It was striking twelve when I reached Timberdale. Margaret said her father was poorly, having gone out in the storm of the previous day and caught a chill. He was in the parlour alone, cowering over the fire. In the last few hours he seemed to have aged years. I shut the door.

“What has happened?” I whispered. “I have come on purpose to ask you.”

“That which I have been dreading all along,” he said in a quiet, hopeless tone. “Benjamin has run away. He got some information, it seems, from the landlord of the Plough and Harrow, and was off the next hour.”

“Well, now, the Squire sent me to you privately, Mr. Rymer, to say that Ben might come back again. He has nothing to fear.”

“The Squire knows it, then?”

“Yes. Lee came up about it yesterday: Jelf had talked to him. Mr. Todhetley did not believe a word of it: he blew up Lee like anything for listening to such a tale; he means to blow up Jelf for repeating anything said by a vagabond like Cotton. Lee came round to his way of thinking. Indeed there’s nothing to be afraid of. Jelf is eating his words. The Squire would not harm your son for the world.”

Rymer shook his head. He did not doubt the Squire’s friendly feeling, but thought it was out of his hands. He told me all he knew about it.

“Benjamin came to me yesterday morning in a great flurry, saying something was wrong, and he must absent himself. Was it about the bank-note, I asked — and it was the first time a syllable in regard to it had passed between us,” broke off Rymer. “Jelf had given him a friendly hint of what had dropped from the man Cotton — you were in the shop that first day when he came in, Mr. Johnny — and Benjamin was alarmed. Before I had time to collect my thoughts, or say further, he was gone.”

“Where is he?”

“I don’t know. I went round at once to Jelf, and the man told me all. Jelf knows the truth; that is quite clear. He says he has spoken only to Lee; is sorry now for having done that, and he will hush it up as far as he can.”

“Then it will be quite right, Mr. Rymer. Why should you be taking it in this way?”

“I am ill,” was all he answered. “I caught a chill going round to the Plough and Harrow. So far as mental illness goes, we may battle with it to the end, strength from above being given to us; but when it takes bodily form — why, there’s nothing for it but giving in.”

Even while we spoke, he was seized with what seemed to be an ague. Mrs. Rymer appeared with some scalding broth, and I said I would run for Darbyshire.


A few days went on, and then news came up to Crabb Cot that Mr. Rymer lay dying. Robert Ashton, riding back from the hunt in his scarlet coat and white cords on his fine grey horse (the whole a mass of splashes with the thaw) pulled up at the door to say How d’ye do? and mentioned it amidst other items. It was just a shock to the Squire, and nothing less.

“Goodness preserve us! — and all through that miserable five-pound note, Johnny!” he cried in a wild flurry. “Where’s my hat and top-coat?”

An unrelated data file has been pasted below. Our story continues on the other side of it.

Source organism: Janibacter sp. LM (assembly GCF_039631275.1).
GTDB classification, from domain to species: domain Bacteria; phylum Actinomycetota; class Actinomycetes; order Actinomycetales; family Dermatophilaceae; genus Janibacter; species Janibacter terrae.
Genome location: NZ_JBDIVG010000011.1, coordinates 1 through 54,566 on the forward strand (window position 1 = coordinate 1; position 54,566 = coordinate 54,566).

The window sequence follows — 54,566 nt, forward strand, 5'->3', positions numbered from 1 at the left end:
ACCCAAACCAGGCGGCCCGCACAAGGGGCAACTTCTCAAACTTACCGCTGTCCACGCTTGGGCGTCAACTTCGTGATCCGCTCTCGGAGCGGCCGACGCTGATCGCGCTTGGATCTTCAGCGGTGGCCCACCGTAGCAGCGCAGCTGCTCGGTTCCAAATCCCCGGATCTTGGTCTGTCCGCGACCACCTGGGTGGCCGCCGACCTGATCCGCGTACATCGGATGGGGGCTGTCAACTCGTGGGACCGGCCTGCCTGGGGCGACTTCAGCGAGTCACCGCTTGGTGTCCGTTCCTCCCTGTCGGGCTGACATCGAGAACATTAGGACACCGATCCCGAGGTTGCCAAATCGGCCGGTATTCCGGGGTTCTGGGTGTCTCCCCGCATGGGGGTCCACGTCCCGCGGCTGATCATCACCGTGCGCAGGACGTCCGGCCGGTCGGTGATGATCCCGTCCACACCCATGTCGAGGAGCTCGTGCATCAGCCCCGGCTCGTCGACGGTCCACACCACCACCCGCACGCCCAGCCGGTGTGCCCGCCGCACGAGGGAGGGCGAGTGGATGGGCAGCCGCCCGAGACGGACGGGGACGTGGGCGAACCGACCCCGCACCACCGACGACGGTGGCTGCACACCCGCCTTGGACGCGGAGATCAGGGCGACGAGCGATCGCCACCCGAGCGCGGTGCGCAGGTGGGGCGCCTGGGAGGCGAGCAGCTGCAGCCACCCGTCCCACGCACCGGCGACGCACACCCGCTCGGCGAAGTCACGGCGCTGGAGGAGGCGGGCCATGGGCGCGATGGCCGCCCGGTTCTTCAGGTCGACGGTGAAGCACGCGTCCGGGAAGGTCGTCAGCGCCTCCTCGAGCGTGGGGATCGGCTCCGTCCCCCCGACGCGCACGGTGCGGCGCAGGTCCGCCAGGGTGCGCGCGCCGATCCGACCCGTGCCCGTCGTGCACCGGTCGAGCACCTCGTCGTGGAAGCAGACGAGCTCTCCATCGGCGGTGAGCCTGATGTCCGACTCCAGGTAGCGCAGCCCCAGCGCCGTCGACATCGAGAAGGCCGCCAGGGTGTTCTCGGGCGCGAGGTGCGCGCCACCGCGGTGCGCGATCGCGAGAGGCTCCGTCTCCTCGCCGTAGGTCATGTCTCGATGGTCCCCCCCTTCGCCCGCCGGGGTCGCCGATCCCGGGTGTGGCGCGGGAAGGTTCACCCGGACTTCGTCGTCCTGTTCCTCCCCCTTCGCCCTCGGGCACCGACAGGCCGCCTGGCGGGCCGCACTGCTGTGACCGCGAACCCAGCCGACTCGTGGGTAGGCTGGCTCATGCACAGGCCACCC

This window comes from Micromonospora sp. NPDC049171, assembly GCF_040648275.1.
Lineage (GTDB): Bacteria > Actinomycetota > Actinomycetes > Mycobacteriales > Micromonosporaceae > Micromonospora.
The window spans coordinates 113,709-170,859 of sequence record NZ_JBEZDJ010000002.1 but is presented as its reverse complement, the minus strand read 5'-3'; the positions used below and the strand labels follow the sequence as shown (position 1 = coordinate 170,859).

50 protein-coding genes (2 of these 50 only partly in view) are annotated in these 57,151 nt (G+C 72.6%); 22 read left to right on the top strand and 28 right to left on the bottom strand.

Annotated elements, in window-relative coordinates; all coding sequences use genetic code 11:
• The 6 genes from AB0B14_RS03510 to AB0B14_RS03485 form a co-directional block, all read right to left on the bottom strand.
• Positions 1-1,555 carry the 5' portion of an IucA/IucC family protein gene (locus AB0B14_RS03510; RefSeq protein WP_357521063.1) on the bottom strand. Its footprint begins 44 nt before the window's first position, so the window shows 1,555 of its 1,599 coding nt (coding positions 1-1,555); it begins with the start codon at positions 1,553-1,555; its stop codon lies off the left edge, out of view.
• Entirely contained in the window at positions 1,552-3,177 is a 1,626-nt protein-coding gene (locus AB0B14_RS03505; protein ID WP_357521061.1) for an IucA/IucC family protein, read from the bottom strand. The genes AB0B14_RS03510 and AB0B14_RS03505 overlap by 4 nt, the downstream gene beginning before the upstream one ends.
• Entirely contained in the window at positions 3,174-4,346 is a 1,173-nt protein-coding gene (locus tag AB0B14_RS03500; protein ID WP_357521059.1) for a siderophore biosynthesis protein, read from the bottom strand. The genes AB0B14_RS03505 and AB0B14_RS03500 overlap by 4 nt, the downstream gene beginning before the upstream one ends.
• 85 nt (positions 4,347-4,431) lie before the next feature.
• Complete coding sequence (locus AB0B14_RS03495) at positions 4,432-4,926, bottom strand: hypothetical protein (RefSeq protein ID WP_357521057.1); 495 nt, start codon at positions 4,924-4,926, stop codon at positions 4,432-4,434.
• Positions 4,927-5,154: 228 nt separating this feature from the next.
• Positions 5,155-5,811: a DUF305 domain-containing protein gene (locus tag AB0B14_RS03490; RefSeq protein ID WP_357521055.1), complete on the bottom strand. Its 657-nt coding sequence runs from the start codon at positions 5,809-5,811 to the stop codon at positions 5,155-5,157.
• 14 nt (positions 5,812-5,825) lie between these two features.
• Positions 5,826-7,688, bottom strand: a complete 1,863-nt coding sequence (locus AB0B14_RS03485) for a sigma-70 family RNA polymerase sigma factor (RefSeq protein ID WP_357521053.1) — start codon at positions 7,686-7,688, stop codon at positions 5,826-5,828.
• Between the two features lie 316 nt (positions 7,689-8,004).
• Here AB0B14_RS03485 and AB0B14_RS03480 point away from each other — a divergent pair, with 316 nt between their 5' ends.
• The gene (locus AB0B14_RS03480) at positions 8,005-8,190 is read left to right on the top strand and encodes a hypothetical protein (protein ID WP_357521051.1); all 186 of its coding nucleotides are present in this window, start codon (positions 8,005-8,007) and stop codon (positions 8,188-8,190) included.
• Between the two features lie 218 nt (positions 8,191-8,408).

Away to Timberdale by the short cut through the Ravine, never heeding the ghost — although its traditional time of appearing, the dusk of evening, was drawing on — went the Squire. He thought Rymer must be ill through fear of him; and he accused me of having done my errand of peace badly.

It was quite true — Thomas Rymer lay dying. Darbyshire was coming out of the house as the Squire reached it, and said so. Instead of being sorry, he flew in a passion and attacked the doctor.

“Now look you here, Darbyshire — this won’t do. We can’t have people dying off like this for nothing. If you don’t cure him, you had better give up doctoring.”

“How d’you mean for nothing?” asked Darbyshire, who knew the Squire well.

“It can’t be for much: don’t be insolent. Because a man gets a bit of anxiety on his mind, is he to be let die?”

“I’ve heard nothing about anxiety,” said Darbyshire. “He caught a chill through going out that day of the snow-storm, and it settled on a vital part. That’s what ails him, Squire.”

“And you can’t cure the chill! Don’t tell me.”

“Before this time tomorrow, Thomas Rymer will be where there’s neither killing nor curing,” was the answer. “I told them yesterday to send for the son: but they don’t know where he is.”

The Squire made a rush through the shop and up to the bedroom, hardly saying, “With your leave,” or, “By your leave.” Thomas Rymer lay in bed at the far end; his white face whiter than the pillow; his eyes sunken; his hands plucking at the counterpane. Margaret left the room when the Squire went in. He gave one look; and knew that he saw death there.

“Rymer, I’d almost have given my own life to save you from this,” cried he, in the shock. “Oh, my goodness! what’s to be done?”

“I seem to have been waiting for it all along; to have seen the exposure coming,” said Thomas Rymer, his faint fingers resting in the Squire’s strong ones. “And now that it’s here, I can’t battle with it.”

“Now, Rymer, my poor fellow, couldn’t you —couldn’t you make a bit of an effort to live? To please me: I knew your father, mind. It can’t be right that you should die.”

“It must be right; perhaps it is well. I can truly say with old Jacob that few and evil have the days of my life been. Nothing but disappointment has been my lot here; struggle upon struggle, pain upon pain, sorrow upon sorrow. I think my merciful Father will remember it in the last great account.”


He died at five o’clock in the morning. Lee told us of it when he brought up the letters at breakfast-time. The Squire let fall his knife and fork.

“It’s a shame and a sin, though, Johnny, that sons should inflict this cruel sorrow upon their parents,” he said later. “Rymer has been brought down to the grave by his son before his hair was grey. I wonder how their accounts will stand at the great reckoning?”

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Last updated Tuesday, March 4, 2014 at 12:30